1405: Astorre I Manfredi, former lord of Faenza

Baldasar Cossa,* in Romandiola cardinalis Ecclesieque legatus pro Ecclesia romana, Astorgium Manfredum, paulo ante dominum Faventie, publice decapitari fecit.

Annales Forolivienses: ab origine urbis usque ad annum MCCCCLXXIII

On this date in 1405, the Italian nobleman/warlord Astorre I Manfredi was beheaded in his family’s on-again, off-again stomping ground of Faenza.

A clan made for an HBO series, the Manfredi had cut a colorfully scheming profile on the Renaissance scene for years, not excluding previous encounters with the executioner.

Astorre’s own calling was to retrieve with his sword in 1377 the family patrimony from which his father had been dispossessed twenty years previous. For the balance of Manfredi’s life it would be the seat of an opera buffa for a hard-working mercenary prince trying to claw his place in the peninsular crab bucket.

Manfredi’s mercenary company was destroyed in a Genoa-Venice war, with Manfredi on that occasion only barely eluding the capture and summary death that his brothers in arms suffered. He returned to Faenza to throw his brother in the dungeon for plotting a coup, then tangled with the Marquess of Ferrara who is infamous in these pages for executing his own wife and son for an incestuous affair.**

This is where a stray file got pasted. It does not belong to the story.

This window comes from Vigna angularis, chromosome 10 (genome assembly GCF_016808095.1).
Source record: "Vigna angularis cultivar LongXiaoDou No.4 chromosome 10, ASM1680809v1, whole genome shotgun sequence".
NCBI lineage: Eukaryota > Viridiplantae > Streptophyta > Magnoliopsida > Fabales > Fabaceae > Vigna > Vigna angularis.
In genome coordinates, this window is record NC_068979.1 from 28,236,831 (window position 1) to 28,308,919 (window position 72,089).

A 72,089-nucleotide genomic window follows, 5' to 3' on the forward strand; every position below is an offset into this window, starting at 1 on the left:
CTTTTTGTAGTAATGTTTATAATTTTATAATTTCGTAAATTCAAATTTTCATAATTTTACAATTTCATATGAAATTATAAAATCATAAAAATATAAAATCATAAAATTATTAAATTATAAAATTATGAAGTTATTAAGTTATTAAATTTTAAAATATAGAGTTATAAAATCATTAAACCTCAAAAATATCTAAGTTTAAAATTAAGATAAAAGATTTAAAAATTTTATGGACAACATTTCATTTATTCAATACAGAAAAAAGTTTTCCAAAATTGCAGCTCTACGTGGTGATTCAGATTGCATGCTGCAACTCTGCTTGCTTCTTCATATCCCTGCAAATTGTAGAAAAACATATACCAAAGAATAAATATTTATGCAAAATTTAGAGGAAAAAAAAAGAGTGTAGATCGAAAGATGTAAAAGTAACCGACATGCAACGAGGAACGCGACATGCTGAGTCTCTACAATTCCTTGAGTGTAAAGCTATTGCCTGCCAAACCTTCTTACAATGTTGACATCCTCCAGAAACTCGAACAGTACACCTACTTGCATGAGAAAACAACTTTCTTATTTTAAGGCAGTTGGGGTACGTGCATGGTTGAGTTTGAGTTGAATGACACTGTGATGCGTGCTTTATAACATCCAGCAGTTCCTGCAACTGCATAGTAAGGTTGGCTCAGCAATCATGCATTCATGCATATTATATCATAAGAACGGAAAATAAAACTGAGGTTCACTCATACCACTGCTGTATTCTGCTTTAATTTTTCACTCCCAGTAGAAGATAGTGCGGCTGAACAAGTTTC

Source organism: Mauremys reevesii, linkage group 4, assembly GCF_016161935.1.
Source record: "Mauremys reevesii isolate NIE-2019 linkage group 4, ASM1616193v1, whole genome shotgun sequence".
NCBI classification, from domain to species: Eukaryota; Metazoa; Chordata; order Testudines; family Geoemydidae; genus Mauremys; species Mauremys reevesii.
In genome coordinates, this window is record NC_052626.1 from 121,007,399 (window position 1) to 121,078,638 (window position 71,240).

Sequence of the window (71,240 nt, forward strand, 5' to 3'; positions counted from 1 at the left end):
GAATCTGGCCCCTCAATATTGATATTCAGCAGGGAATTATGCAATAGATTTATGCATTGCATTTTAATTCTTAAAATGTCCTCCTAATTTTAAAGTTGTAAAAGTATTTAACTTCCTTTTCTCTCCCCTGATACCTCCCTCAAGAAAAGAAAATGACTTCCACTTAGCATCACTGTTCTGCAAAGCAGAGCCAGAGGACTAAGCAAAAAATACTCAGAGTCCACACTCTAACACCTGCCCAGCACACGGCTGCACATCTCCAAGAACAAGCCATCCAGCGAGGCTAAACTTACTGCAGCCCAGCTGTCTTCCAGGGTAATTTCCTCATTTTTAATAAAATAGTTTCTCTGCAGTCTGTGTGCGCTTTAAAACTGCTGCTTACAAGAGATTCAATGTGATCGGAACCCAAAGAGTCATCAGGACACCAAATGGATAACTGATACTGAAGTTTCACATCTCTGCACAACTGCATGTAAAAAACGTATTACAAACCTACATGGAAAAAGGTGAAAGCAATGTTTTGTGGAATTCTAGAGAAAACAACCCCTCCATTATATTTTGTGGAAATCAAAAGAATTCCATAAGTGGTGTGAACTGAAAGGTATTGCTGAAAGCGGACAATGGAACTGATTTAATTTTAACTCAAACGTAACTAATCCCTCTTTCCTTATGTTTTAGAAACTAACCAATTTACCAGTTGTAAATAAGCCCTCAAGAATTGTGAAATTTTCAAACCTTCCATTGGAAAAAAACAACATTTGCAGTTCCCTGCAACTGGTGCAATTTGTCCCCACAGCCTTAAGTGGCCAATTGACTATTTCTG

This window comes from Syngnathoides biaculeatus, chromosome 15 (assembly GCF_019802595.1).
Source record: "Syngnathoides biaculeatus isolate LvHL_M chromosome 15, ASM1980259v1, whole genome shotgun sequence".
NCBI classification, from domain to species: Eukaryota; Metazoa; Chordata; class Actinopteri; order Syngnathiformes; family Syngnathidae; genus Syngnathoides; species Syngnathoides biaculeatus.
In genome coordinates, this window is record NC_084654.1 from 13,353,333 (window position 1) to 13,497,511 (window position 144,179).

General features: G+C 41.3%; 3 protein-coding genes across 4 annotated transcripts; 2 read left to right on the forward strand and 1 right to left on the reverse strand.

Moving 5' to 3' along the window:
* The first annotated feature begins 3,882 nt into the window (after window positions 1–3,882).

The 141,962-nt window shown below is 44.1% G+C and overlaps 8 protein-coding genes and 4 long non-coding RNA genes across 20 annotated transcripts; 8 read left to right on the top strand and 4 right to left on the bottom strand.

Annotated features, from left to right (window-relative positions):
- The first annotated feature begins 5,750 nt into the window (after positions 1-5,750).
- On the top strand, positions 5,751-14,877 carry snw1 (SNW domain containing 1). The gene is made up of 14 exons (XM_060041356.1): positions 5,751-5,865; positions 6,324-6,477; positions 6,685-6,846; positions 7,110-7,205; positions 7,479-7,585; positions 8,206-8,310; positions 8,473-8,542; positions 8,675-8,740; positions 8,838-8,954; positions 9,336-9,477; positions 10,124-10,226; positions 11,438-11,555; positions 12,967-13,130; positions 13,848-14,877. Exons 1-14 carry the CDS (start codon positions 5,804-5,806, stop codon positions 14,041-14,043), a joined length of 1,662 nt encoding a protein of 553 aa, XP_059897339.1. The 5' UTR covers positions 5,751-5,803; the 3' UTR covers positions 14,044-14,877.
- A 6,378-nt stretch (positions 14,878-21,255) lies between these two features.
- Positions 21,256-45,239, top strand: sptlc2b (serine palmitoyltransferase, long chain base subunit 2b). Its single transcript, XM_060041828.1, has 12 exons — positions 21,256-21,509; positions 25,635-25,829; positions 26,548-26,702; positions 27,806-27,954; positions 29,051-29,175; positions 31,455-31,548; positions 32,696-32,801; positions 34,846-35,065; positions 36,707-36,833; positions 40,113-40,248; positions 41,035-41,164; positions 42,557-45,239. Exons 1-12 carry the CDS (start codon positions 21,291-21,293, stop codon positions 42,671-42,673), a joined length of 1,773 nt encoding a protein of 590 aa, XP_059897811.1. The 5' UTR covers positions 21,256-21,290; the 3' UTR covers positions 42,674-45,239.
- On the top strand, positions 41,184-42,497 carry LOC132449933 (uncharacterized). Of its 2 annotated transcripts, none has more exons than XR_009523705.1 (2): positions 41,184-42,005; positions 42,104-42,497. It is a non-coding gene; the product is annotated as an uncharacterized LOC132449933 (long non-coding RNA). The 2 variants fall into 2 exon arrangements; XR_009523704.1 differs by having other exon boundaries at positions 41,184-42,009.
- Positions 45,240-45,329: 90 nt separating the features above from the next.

Manfredi also cultivated an ultimately lethal rivalry with groundbreaking condottiero Alberico da Barbiano, the former beheading the latter’s brother which would help to incite Alberico to a campaign against Faenza that Manfredi could not withstand. At the end of his resources, he resigned his territories to the Vatican in exchange for a pension — but this brief period in the new boss’s employ was terminated when he was found intriguing to reassert his lordship.

Rum luck for Astorre Manfredi was far from the last chapter for his house, which was only definitively relieved of its preeminence in Faenza a century later, by Cesare Borgia. The Manfredi name has graced many notable Italians even since.

* The papal legate Baldasar Cossa who orchestrated Manfredi’s decapitation is more notorious to posterity under a name he subsequently achieved: Antipope John XXIII.

** Parisina Malatesta, the wife/victim of the Marquess in this domestic tragedy, hailed from a Rimini noble house allied to the Manfredi. (Astorre Manfredi for a time was betrothed to the Malatesta lord’s sister, Gentile; likewise, Astorre initially retired to Rimini in 1404 when muscled off his home city.) For detail on the tangled and fascinating dynastic politics proximate to these families, see The Malatesta of Rimini and the Papal State.

Leave a Reply

Your email address will not be published. Required fields are marked *